The IRS has released final regulations on tax reform’s new qualified business income (QBI) deduction just days before the 2019 tax filing season kicks off. This year’s filing season is slated to begin on January 28. The Code Sec. 199A "passthrough" deduction is considered on Capitol Hill as one of the most complex and controversial provisions of the Tax Cuts and Jobs Act (TCJA)...

Thursday, 17 January 2019

Identity theft and your tax returns: How to protect yourself

Written by Thomson Reuters

Tax returns are a prime target for identity thieves. After all, the IRS processes billions of dollars in tax refunds every year, and criminals follow the money. A thief needs little more than your name and Social Security number (SSN) in order to file a fraudulent tax return and pocket the refund. Then, when you attempt to file your return, the IRS or state tax authority informs you that you’re attempting to file a duplicate return...

Tuesday, 08 January 2019

Risk Report -- January 2019

Written by The Rehmann Team

Identity thieves target small business | A recent IRS bulletin warns small businesses to be on-guard against a growing wave of identity theft and W-2 scams. IRS bulletin IR-2019-243 warns, “Businesses may have their identities stolen and their sensitive information used to open credit card accounts or used to file fraudulent tax returns for bogus refunds. Employers also hold sensitive tax data on employees, such as Form W-2 data, which also is highly valued by identity thieves.” The IRS has already noted an increase in the number of fraudulent Forms 1120, 1120S and 1041 as well as Schedules K-1...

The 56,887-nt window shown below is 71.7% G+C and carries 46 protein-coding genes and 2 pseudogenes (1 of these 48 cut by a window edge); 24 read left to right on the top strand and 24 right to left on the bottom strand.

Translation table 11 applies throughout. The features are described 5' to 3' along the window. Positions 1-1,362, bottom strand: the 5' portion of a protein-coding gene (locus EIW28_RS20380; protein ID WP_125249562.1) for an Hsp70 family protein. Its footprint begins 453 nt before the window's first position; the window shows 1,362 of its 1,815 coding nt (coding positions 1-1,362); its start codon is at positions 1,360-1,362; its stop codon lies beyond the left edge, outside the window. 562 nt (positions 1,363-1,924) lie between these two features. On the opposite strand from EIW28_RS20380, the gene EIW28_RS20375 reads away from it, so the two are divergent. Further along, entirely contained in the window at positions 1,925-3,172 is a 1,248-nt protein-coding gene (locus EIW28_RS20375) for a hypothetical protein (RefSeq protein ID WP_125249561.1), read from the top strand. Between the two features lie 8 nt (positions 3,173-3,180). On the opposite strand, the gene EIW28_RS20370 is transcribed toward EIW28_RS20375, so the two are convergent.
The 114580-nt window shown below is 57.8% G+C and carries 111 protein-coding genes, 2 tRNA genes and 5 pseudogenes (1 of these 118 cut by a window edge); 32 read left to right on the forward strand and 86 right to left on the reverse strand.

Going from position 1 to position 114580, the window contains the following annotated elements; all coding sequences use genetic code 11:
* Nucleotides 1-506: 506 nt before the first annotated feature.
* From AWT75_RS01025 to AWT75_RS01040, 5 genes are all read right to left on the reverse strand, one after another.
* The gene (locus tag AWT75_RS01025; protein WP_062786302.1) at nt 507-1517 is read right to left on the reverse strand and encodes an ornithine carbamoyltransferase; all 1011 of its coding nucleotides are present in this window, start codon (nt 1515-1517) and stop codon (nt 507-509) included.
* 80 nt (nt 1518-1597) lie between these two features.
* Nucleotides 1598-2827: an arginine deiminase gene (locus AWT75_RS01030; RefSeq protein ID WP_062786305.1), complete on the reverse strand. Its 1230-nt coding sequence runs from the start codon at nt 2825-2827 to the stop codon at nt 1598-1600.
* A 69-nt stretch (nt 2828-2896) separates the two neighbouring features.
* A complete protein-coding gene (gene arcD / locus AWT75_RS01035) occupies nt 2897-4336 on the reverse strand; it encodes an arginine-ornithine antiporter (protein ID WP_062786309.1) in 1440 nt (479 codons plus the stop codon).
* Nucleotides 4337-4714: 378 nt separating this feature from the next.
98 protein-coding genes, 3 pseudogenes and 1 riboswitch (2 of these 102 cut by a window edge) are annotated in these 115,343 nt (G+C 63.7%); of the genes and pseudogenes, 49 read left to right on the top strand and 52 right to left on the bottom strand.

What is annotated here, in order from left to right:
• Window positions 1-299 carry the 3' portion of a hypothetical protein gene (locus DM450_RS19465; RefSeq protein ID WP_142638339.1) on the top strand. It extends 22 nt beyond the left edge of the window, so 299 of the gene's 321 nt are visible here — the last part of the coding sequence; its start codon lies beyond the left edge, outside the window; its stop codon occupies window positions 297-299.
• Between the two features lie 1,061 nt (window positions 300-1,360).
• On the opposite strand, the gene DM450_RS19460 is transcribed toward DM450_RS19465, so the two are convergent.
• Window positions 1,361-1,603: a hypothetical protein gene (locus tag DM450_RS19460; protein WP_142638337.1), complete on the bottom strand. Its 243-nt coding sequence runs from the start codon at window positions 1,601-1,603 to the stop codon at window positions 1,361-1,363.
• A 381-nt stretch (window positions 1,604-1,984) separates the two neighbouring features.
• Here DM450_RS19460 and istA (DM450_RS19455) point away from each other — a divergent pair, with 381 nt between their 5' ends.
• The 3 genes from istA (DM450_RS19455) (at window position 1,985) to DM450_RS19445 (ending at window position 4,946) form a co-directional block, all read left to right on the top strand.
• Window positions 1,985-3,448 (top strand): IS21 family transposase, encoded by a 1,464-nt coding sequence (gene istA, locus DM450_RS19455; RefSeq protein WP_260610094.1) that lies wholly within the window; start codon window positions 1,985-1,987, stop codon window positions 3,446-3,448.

Friday, 21 December 2018

Am I Having Enough Withheld?

Written by Forefield, Inc.

If you fail to estimate your federal income tax withholding properly, it may cost you in a variety of ways. If you receive an income tax refund, it essentially means that you provided the IRS with an interest-free loan during the year. By comparison, if you owe taxes when you file your return, you may have to scramble for cash at tax time — and possibly owe interest and penalties to the IRS as well. When determining the correct withholding amount for your salary or wages, your objective should be to have just enough taxes withheld to prevent you from incurring penalties when your tax return is due...

Friday, 21 December 2018

Choosing a Credit Card

Written by Forefield, Inc.

Like dandelions in a spring lawn, credit card offers pop up everywhere--stuffing your mailbox, flashing on the Internet, even falling from the magazines in your doctor's waiting room. And they all sound so attractive. "0% APR until next year!" "No fee if you transfer a balance now!..

Friday, 21 December 2018

Market Outlook -- December 2018

Written by The Rehmann Team

Economy In his remarks to the Economic Club of New York, Federal Reserve chairmen Jerome Powell reaffirmed evidence of a strong US economy, which growing near 3% annualized, has ran ahead of the Fed’s long-term outlook. He noted the 49-year low in unemployment along with inflations return to the Fed’s 2% target. Despite his acknowledgement that interest rates remain below historical norms, chairmen Powell described current rates as approaching their neutral level. This signals a potential pause of future hikes as rates are approaching a level supportive of growth without allowing for excess risk taking...